In addition to the structural reforms outlined earlier, I believe South Carolina’s voting process must be fundamentally reworked so that our modern technologies have a documentable backstop. To be clear: I am not saying we should get rid of the machines – nor am I saying the machines are being manipulated en masse to rig races. Last time I checked, none of the 59Fifty fitted hats I like to wear are lined with tin foil. But I am saying the machine count should work within a system that collects and preserves a permanent record of voting – a record based on significantly strengthened ballot requirements.

I also believe early voting can – and in some cases, should – be a part of that system.

In May of 2020 – seven months before the contested fall election – I addressed the issue of mail-in voting extensively, arguing that it could actually wind up being more secure than in-person voting (especially if it created a definitive “paper trail” of ballots requested and cast).

Should it replace voting on election day? No.

Specifically, I argued only those who specifically asked for an absentee ballot should be sent one – with narrow windows for receipt and return. Also, submission of a valid photo identification must always be part of the application process – along with a signed, sworn oath or affirmation acknowledging criminal culpability for any misuse or fraud.

“No valid ID, no ballot,” I wrote back in October. “No signed oath, no ballot. Period.

Recreating these steps on election day shouldn’t be hard.




Every ballot cast on a voting machine in South Carolina should create two hard copies – one for the voter to take home with them (should they choose to do so) and a second for them to sign and hand to poll workers prior to leaving the voting booth. This second copy would create a permanent, “verifiable” record of their choices – with their signature affixed to it.

Oh, and signing this hard copy would be required by law – if you want your vote to count.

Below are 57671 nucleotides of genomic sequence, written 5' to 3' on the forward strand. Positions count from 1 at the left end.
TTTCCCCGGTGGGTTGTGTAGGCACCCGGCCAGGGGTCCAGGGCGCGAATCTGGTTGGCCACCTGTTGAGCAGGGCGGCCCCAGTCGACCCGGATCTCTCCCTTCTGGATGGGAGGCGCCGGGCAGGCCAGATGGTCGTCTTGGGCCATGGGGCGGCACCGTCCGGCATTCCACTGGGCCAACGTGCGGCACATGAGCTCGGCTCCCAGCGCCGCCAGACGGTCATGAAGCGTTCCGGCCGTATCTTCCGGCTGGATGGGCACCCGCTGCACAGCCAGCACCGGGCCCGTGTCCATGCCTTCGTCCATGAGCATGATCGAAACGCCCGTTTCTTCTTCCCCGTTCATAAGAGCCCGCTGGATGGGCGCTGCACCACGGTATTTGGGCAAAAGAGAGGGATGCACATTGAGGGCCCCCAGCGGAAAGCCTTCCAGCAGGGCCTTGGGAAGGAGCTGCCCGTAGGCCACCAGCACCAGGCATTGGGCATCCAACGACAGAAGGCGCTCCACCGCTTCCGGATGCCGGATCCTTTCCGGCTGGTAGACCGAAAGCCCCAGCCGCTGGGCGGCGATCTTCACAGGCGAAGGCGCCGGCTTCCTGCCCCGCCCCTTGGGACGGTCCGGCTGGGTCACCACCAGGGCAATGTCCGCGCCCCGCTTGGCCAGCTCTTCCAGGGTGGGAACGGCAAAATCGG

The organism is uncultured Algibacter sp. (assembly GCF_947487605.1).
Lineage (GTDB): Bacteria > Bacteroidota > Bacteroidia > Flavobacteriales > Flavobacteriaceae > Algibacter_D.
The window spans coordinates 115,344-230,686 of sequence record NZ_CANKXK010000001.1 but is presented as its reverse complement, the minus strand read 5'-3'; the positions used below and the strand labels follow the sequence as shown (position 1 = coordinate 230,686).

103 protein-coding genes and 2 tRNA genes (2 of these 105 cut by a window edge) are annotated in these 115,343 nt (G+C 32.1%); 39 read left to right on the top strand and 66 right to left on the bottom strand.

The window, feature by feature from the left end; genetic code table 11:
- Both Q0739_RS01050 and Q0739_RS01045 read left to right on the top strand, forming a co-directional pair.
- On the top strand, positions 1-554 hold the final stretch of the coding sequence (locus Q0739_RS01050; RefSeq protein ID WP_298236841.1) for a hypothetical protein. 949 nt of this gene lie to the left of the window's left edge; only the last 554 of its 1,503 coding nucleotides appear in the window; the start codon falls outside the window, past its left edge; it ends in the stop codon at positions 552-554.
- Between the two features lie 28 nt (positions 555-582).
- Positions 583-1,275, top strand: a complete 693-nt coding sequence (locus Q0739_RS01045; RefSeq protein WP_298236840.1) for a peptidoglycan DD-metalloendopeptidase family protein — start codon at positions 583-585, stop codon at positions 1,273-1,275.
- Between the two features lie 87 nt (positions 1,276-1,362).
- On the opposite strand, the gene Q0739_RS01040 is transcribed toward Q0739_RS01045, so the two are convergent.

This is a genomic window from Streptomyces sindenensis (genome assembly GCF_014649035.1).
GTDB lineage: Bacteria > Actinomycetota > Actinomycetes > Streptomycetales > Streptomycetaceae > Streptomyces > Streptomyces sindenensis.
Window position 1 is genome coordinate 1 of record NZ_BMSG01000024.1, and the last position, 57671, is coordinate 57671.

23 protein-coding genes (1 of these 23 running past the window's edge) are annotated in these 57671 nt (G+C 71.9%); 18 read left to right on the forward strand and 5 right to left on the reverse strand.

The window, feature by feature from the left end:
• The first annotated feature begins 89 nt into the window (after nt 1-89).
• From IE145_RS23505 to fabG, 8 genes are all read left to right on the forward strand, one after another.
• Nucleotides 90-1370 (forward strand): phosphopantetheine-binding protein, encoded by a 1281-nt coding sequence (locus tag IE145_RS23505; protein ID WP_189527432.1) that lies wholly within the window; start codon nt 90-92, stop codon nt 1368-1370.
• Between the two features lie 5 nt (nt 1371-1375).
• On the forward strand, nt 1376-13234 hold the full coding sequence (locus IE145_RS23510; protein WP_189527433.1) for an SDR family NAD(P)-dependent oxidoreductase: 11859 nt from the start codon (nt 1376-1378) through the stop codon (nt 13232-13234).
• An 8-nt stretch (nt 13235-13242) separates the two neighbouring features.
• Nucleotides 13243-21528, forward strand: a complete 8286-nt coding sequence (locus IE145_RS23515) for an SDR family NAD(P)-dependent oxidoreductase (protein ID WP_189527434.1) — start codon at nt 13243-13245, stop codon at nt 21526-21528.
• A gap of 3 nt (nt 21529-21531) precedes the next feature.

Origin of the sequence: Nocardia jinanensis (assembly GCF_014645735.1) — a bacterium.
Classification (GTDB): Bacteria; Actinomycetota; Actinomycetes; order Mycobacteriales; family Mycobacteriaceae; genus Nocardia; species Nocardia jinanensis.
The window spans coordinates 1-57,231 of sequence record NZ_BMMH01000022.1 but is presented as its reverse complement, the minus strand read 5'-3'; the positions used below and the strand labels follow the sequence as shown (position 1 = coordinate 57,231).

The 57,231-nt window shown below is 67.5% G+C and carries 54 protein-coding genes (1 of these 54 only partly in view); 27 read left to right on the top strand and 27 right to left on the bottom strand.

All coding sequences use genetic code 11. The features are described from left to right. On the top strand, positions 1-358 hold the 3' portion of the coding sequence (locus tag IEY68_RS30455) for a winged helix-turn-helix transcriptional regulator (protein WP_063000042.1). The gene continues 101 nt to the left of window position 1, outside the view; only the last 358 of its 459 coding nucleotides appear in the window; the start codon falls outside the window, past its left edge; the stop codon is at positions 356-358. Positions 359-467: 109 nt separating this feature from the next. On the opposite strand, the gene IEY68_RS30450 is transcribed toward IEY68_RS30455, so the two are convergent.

Were there any issues with the machine count – including any alleged irregularities – election officials would be able to consult the signed, hard copies of all ballots in their possession. Such a system would render many of the current bills proposed by reformers – including H. 3162 – unnecessary. It would also require the sort of uniform (i.e. statewide) administration and streamlined accountability discussed earlier.

Such a “verified vote” method could certainly create potential challenges for those seeking to preserve the anonymity of the ballot box, but those challenges can be addressed by enacting statewide standards for the collection and preservation of ballot copies – and criminal penalties for anyone who violates those standards.

Certainly a “verified vote” method would be infinitely preferable to the current “ballot reconciliation” sham – another indictment of South Carolina’s inconsistently administered, locally driven election system.

Nothing is more fundamental to the integrity of our representative democracy than ensuring free, fair, transparent and trustworthy elections. Ensuring the sanctity of the ballot box is a definitional core function of government – one which leaders in the Palmetto State should start taking much more seriously. Fortunately, our state is lucky to have an elections director who is up to meeting these challenges – assuming lawmakers entrust him with the requisite authority. Howie Knapp and his team at the S.C. Election Commission ( are more than capable of managing every election within the Palmetto State’s borders – just as state lawmakers ought to be capable of creating an accountable structure and credible system for them to implement.

Fixing both is essential to fostering restored public faith in election integrity …



(Travis Bell Photography)